Thursday, April 27, 2006
Burma dispatch -January 2000
In the beginning.... (Day one, Jan 27th) POW! BLAM! WHAM! (comic book style)Yangon blows my mind. Everything hitting me at once, too much too fast too many new things for the brain to process at once...even sorting out later breaks a sweat (or is that just the heat?). Sensory overload cab ride. Jail cell size room in hotel, bags are dropped and Yangon's downtown drag is ready for exploring, (Canal Street fast forward) long-spine main street with vendors selling every imaginable useless thing ever made (half of which has "NIKE" printed on it), giant ribs stretching north to south, cluttered with old colonial decaying mica-painted buildings (like old Havana) and wires clustered, shooting (rigor mortis Medusa style) in every which direction. Street level; every block specializing in some business (emeralds, sapphires and rubies sold by old Indian women with scalding hot pink third eyes under the shade of candelabra drip trees with altars and flowers attached, shop signs sawed out of multicolor Plexiglas by young boys' small hands, pyramids of radio guts, Monk and Nun gear, closets of pills, "longyi"s (traditional Burmese pants that are more sarong like), food stalls of every sort (some look more like Damien Hirst installations). Ant farm movement of people.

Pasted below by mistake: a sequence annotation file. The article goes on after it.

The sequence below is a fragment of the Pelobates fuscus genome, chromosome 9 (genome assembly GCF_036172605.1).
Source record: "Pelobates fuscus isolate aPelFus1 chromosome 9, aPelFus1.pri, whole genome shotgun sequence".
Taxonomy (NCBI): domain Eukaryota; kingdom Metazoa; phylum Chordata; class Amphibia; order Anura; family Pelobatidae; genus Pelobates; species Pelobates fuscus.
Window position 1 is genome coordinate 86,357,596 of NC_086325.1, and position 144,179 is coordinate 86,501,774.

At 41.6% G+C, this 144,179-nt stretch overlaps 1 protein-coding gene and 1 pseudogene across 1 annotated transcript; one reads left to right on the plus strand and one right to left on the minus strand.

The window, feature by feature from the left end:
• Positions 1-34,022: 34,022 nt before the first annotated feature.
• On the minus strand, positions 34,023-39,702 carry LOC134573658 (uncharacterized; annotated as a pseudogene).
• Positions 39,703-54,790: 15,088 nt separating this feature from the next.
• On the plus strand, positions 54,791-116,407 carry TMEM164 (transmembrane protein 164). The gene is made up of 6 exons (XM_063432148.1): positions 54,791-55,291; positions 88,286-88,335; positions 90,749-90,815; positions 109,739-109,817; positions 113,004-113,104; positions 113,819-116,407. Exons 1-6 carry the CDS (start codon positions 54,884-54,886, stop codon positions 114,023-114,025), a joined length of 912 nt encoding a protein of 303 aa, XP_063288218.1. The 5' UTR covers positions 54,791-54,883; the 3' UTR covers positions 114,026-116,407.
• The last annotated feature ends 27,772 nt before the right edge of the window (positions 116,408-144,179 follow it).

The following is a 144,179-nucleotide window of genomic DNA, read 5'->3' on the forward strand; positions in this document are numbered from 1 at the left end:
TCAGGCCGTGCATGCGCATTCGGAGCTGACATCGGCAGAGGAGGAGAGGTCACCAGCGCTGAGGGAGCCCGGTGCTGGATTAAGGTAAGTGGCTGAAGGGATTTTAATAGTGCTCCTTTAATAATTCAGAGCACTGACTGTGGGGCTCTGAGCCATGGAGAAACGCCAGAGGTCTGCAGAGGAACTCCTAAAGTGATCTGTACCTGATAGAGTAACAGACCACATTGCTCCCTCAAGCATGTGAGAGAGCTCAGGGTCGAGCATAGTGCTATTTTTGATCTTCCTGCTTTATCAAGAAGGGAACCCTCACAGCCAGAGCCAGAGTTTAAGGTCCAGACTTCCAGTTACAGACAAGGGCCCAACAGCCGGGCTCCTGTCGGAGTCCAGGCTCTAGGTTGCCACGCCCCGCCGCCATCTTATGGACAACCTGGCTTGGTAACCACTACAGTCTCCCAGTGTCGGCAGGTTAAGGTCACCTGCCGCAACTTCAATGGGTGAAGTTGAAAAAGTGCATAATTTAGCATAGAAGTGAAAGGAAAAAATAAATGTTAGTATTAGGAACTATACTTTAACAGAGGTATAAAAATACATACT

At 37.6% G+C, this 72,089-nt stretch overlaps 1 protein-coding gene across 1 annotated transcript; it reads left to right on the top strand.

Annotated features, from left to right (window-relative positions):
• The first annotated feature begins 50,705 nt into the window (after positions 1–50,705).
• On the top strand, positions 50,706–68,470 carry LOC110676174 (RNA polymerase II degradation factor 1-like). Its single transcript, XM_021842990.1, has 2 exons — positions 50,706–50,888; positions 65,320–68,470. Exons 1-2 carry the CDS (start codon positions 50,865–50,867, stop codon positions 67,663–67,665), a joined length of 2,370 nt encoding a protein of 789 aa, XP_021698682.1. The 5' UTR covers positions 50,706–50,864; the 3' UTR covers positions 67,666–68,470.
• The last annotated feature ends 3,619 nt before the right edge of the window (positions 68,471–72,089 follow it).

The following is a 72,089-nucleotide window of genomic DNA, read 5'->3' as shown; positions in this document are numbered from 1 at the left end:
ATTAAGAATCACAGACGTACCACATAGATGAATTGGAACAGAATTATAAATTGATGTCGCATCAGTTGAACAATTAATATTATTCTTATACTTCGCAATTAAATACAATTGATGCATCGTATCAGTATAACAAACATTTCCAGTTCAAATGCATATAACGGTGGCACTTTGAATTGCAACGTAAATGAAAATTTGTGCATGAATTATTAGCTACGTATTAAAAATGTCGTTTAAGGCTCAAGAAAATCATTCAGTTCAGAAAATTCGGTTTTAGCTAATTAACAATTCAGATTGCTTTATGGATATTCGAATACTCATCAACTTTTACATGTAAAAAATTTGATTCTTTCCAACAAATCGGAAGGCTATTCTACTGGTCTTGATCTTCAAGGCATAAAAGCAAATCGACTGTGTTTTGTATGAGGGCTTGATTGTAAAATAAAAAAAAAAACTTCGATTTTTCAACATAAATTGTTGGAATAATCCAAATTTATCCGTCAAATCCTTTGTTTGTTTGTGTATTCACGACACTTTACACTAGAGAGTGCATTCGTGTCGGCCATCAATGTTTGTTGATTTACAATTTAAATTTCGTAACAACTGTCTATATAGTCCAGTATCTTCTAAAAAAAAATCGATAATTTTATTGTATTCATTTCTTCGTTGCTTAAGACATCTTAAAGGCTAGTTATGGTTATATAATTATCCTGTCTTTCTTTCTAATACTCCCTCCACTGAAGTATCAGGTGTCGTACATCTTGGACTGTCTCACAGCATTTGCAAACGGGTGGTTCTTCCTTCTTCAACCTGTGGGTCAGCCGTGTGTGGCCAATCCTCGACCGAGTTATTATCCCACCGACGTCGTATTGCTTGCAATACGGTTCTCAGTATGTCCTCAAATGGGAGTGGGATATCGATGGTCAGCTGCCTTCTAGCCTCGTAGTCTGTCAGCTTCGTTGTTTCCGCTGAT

Beautiful people. The Burmese have the high cheek bones and dark skin of the Indians and Nepalese (from the west and north), mixed with the crescent moon Buddha eyes and oval face of the Chinese and Thai (from the north and east). The result is an incredibly beautiful group of bronze skinned people. The women and children (some men) wear a golden yellow paste brushed on their face in various designs (circles, blocks, lines, the whole face occasionally...) It's make up and sun screen, and applied after rubbing the bark of a tree against stone. The kids and teens are incredible (Ford, send your scouts), but the Burmese have a tough life that definitely wears on them. Especially the men, who chew betel nut. It is a red nut, wrapped in a green leaf that over time stains the teeth and builds up like plaque. Apparently the messier the mouth, the better the catch. The men are always spitting like a boxer and his bloody mouth between rounds. Burmese 'what's up?' is "Where are you going?". Sometimes that is all the English they know, that and "hello", which the kids will continue to scream at you until you acknowledge, at which point they will laugh and hide their faces. Mohawk causing quite a scene (stopping traffic and making babies cry). On my walk to buy a longyi and sandals (native chic) retinas blown away by mad colors. Neon rainbow colors of population...dark skinned Indian man in light blue from head to toe, shaved head nuns in variety of pinks (from secret flesh to 6th grade hi-lighter) under brown paper umbrellas, Girl with short (bangs) straight black as the heavens hair in milky purple dress, golden circles on cheeks, kneeling on curb breaking up coal for her fried banana stand (I fell in love), albino old woman in Van Gogh sunflower yellow, monks in brake-light red and maroon robes that are folded so they appear to be wrapped in waves. So much. So much. Wandering around city. Stopping to draw in the Sule pagoda (pagodas are religious monuments that are giant, golden, and in the shape of expired hourglasses -or prison style tear drop tattoos on square bases surrounded by Buddha statues). Curious crowds gather. Disarming smiles. Make my way to another, larger pagoda. More interested in wooden lime green monastery across the street where 7 year old maroon monks are playing hide and seek with me behind giant palm leaves... I walk into complex, drawn towards subway silver painted Buddha sculpture beneath tree made up of thousands of snake like branches...kids had fetched an English-speaking teen layman who works at the monastery...I am invited into the warm shadowed interior where ancient monks stretch out, like they are sun bathing, beneath a Buddha's Christmas light sequence kitschy multiple halo. I tell them I am an artist, and they invite me back the next day to paint (Destiny as the Tour Guide). Bike taxi down crazy streets, with apricot and raspberry setting sun over stately abandoned ghost white buildings and green trees stretching forever above.